It’s Cold Brew Season!

May 7, 2021

Temperatures are rising and cold brew season is officially upon us!

What makes cold brew different than iced coffee?
It requires a little bit of forward-thinking, but the extra time required creates a rich, chocolatey, and highly caffeinated brew that is well worth the extra planning. It’s also fool-proof and incredibly forgivable if you don’t have the freshest coffee or you accidentally let it sit too long. As a bonus, it stands up well to cream and sugar, and acts as a blank canvas that allows your coffee creativity to shine! Scroll down to get our recipe.


To make this recipe, you’ll only need a few tools and a bit of time. You’ll want:

  • an 8-cup French Press
  • a vessel to pour in to
  • a grinder
  • a scale
  • 4.3oz (by weight) of coffee – (We recommend Market Blend)
  • 24 fl oz of clean, filtered water
  • a filter (a Chemex filter is preferred but you could also double up on a regular filter)**


  1. Weigh out 4.3oz of coffee and grind on the coarsest setting your grinder will allow. Pour grounds into a French Press.
  2. Measure out 24 fl oz of clean, filtered water at room temperature. Pour over the grounds. Give a stir to the mixture to fully saturate the grounds and ensure even extraction.
  3. Leave for 12-17 hours at room temperature or 20-24 hours in the fridge.
  4. After the chosen brew time, push the plunger of the French Press down about one inch for stability, but DO NOT plunge the grounds. After all that time brewing, the grounds are very volatile. Do your best not to agitate the grounds to avoid extracting unpleasant flavors!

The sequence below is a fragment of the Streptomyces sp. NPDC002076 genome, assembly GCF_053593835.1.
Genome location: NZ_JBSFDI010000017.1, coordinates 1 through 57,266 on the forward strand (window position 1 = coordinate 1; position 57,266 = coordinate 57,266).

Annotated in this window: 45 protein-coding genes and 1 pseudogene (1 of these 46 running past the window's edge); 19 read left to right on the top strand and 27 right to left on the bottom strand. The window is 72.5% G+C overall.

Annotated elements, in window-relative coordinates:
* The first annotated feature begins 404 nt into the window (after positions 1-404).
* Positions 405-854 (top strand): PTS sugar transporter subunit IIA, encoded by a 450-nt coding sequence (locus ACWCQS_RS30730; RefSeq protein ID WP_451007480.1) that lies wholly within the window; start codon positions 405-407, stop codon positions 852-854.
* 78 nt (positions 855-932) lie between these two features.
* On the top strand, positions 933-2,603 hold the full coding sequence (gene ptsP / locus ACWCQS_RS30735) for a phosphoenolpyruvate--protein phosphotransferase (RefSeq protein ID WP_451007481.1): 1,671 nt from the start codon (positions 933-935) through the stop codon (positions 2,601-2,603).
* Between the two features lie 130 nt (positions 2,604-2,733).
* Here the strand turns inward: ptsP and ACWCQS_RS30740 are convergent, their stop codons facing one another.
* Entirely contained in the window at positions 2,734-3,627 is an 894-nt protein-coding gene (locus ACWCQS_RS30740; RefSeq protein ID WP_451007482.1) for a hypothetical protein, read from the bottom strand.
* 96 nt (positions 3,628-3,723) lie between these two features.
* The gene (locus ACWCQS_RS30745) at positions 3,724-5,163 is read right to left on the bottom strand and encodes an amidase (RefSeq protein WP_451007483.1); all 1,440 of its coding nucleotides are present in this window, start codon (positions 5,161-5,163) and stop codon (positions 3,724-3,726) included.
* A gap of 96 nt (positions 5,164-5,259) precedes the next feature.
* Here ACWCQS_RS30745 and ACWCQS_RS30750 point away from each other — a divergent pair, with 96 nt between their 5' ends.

5. Decant into a vessel. We like a cleaner cup, so we decant through a rinsed Chemex filter.

At this point, you’ve got a cold brew concentrate and two options:

Option 1: Keep the concentrate as-is in the fridge

The concentrate will keep for a week (or more) refrigerated. This is a more versatile option, because you can choose to dilute the concentrate a different way every day, to taste. We recommend a 1:1 ratio of concentrate to water, or concentrate to milk (plus ice). You can also use the concentrate in place of espresso in baking recipes!

Option 2: Ready to Drink

After decanting into the vessel, add another 20floz of clean, filtered water to the concentrate. This will yield you about 40oz of ready-to-drink cold brew that will last about 5 days. This is a great option for those who want a quick, on-the-go beverage for the workweek. Divide the cold brew up between a few bottles and keep it in the fridge. In the morning, all you need to do is add a few ice cubes and you’re all set!


Shop coffees now and make your own cold brew!

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